her teeth at MTV Europe, Walt Disney and Warner Bros.
"I love this new media," says Dodi, who joined Asylum in
August. "This is very similar to the start of MTV. It was a
young, enthusiastic crowd. It feels the same, and that's
Dodi spends most of her time explaining the Entertainment
Asylum concept to studio executives and going over licensing
deals, advertising, content and cross-promotions. She also
calls on Fortune 500 companies such as Intel, Honda and
Coca-Cola to sell ads that will hopefully make the service
profitable in a few years.
Recently, Dodi, Zakarin and AOL Studios President Ted Leonsis
spent two days in New York making presentations to industry
analysts and media. After watching a promotional video and a
guided tour of the site, analysts fired off a barrage of
questions: How big will Entertainment Asylum get? How long
will it take? How does this fit AOL's strategy for growth?
"AOL has now become a diversified media company," Leonsis
says. "This allows us to create new brands and take advantage
of 100 percent of the Web instead of just the market share
that AOL has."
Working for a huge parent company -- one based near
Washington, no less -- releases the Asylum team from concerns
such as finding distribution and meeting payroll, though it
also means no one is likely to become a millionaire if the
Zakarin rides the details as the launch date approaches.
Before approving the design for the new navigation bar, he
asks that the search button be enlarged. He makes suggestions
about the Screen Team's wardrobe. He even contemplates
modifying the invitations for Entertainment Asylum's launch
party before sending them to the printer.
But without question, the paramount concern is enhancing the
interactive nature of the site. During a production meeting,
for example, an agenda item on e-mail addresses for Screen
Team members balloons into a discussion about how the online
hosts will respond to all of their expected e-mail.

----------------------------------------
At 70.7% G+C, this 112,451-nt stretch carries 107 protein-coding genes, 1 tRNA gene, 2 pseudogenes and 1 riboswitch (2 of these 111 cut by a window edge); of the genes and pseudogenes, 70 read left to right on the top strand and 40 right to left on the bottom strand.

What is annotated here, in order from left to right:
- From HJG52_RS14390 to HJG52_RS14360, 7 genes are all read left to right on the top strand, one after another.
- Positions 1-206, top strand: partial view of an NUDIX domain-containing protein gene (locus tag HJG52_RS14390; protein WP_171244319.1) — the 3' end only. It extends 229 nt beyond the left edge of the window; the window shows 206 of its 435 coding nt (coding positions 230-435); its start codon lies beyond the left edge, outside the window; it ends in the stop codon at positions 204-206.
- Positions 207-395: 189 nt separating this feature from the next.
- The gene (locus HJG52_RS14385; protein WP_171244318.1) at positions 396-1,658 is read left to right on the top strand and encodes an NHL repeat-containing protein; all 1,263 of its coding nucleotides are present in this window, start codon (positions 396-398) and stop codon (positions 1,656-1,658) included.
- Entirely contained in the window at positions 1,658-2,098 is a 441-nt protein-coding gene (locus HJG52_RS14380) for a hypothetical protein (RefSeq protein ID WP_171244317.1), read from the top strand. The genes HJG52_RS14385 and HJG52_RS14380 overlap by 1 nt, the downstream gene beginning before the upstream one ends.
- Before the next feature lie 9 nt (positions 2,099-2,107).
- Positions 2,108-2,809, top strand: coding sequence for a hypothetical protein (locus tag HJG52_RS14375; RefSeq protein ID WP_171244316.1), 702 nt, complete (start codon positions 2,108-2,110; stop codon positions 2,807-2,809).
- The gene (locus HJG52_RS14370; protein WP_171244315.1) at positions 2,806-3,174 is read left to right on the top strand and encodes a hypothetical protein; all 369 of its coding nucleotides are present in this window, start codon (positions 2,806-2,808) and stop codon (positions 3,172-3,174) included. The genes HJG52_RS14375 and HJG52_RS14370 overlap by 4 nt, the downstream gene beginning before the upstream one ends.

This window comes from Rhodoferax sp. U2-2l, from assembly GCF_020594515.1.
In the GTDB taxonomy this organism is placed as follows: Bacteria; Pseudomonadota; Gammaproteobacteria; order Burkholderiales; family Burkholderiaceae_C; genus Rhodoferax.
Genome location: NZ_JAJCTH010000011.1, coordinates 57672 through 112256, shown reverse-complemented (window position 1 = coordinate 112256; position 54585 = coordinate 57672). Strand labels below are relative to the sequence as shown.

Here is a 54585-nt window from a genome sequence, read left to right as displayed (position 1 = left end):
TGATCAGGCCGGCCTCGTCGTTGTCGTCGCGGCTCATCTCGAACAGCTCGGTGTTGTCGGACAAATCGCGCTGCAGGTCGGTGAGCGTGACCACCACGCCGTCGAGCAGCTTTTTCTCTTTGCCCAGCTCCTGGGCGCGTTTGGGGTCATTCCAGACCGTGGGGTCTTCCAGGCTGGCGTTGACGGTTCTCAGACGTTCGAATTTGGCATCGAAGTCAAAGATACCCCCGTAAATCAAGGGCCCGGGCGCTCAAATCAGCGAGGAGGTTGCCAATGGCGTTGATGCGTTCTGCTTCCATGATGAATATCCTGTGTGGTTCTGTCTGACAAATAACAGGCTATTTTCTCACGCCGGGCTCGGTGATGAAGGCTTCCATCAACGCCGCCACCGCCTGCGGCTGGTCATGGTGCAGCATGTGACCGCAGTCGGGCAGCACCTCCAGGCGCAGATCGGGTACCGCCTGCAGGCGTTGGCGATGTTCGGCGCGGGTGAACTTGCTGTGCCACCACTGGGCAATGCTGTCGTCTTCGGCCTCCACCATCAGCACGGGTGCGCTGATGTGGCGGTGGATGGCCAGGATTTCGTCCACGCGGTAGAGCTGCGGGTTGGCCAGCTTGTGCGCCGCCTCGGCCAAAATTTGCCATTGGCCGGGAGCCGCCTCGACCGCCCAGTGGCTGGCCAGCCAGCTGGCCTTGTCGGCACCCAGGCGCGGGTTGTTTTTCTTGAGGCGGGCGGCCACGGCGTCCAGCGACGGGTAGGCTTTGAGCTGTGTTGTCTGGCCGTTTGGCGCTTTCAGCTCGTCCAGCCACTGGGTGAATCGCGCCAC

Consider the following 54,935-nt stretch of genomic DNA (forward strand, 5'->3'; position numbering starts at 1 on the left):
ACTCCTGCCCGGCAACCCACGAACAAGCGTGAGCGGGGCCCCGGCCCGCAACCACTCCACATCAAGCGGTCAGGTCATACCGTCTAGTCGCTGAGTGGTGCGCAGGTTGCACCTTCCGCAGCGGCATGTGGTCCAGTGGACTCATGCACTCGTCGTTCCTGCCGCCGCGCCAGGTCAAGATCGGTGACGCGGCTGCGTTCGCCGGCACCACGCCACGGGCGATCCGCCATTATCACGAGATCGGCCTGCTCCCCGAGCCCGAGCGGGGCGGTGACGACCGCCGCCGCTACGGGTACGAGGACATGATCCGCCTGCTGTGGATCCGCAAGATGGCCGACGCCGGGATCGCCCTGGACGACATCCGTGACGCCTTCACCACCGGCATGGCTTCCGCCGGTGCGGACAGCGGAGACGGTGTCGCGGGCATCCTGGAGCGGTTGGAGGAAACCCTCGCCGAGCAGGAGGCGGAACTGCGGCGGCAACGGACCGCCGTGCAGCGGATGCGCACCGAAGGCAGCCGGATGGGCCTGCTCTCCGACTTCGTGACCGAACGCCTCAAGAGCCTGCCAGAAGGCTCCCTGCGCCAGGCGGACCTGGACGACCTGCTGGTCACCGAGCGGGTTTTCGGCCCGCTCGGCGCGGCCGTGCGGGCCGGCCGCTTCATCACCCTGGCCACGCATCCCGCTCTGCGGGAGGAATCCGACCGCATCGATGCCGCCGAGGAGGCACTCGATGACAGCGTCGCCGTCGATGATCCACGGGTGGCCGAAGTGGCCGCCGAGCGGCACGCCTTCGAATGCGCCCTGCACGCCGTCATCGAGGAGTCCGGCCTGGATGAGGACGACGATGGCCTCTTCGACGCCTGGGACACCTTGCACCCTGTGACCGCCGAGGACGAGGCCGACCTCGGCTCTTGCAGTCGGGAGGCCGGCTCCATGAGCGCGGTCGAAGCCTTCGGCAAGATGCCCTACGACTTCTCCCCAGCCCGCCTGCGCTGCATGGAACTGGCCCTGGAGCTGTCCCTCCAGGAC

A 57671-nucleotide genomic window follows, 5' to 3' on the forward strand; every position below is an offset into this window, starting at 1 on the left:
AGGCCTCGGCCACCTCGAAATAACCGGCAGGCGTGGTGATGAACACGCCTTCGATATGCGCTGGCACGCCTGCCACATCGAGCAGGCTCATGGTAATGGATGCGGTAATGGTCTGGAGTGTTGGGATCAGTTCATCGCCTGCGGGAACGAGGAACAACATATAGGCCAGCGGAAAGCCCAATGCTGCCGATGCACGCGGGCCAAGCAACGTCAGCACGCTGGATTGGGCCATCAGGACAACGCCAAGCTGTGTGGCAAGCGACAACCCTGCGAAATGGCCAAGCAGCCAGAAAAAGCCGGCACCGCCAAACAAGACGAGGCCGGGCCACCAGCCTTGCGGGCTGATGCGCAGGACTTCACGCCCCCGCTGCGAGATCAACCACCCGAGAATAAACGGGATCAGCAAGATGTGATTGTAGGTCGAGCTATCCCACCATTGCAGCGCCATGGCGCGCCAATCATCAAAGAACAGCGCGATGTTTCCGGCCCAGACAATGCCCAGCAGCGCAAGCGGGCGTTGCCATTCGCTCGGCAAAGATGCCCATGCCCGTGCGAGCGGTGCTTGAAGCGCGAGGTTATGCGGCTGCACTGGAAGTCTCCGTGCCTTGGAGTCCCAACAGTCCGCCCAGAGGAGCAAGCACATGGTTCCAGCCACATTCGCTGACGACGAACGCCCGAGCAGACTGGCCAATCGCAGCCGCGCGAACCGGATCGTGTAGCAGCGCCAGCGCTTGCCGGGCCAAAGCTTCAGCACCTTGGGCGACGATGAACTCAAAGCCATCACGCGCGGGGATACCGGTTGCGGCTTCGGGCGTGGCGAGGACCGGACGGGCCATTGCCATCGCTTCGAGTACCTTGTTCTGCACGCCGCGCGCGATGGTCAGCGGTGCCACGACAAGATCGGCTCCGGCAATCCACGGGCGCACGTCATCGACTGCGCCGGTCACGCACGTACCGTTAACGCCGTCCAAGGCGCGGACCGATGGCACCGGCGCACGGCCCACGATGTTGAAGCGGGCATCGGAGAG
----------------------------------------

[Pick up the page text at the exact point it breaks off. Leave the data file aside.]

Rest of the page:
Then they debate the logistics of coordinating mailing lists
for each of the Screen Teamers and the various content areas
within the site, such as comedy and science fiction.
The whole point of the Screen Team is to cement the link
between the site and its fans. Screen Team members must take
AOL's community training class to learn how to host an
online chat, and they must understand the difference between
television and the Web. After one month at the Asylum, a
Screen Teamer is let go when it becomes clear that "she
doesn't really understand what we're doing," Zakarin says.
She was replaced with Julie Brown, the onetime MTV veejay who
hosts a gossip show on E!
Even before Entertainment Asylum is launched, Zakarin is
hatching plans to bring his act to television. Brandon
Tartikoff, who served as chairman of the Asylum's small board
of directors, had been developing a show called "Beggars and
Choosers" that was designed for both TV and the Internet.
But that project has been in limbo since Tartikoff died of
cancer in August.
Instead, Zakarin envisions an alternative to shows such
as "Entertainment Tonight'' and "Extra." "It's my secret
ambition," he says.
Wildly optimistic, Leonsis says he expects Entertainment
Asylum to hit the 1-million-page-views-per-day mark within
100 days. Even with that level of traffic, though,
profitability would be two full years away. And few Web sites
of any kind have been able to generate that much business.
With half a dozen themed Greenhouse channels scheduled to
follow in Entertainment Asylum's footsteps, AOL will be
watching the numbers closely. And with a whole new branch of
the entertainment industry poised to emerge, Hollywood will
be watching closely too.
(c) 1997, Los Angeles Times. Distributed by Los Angeles Times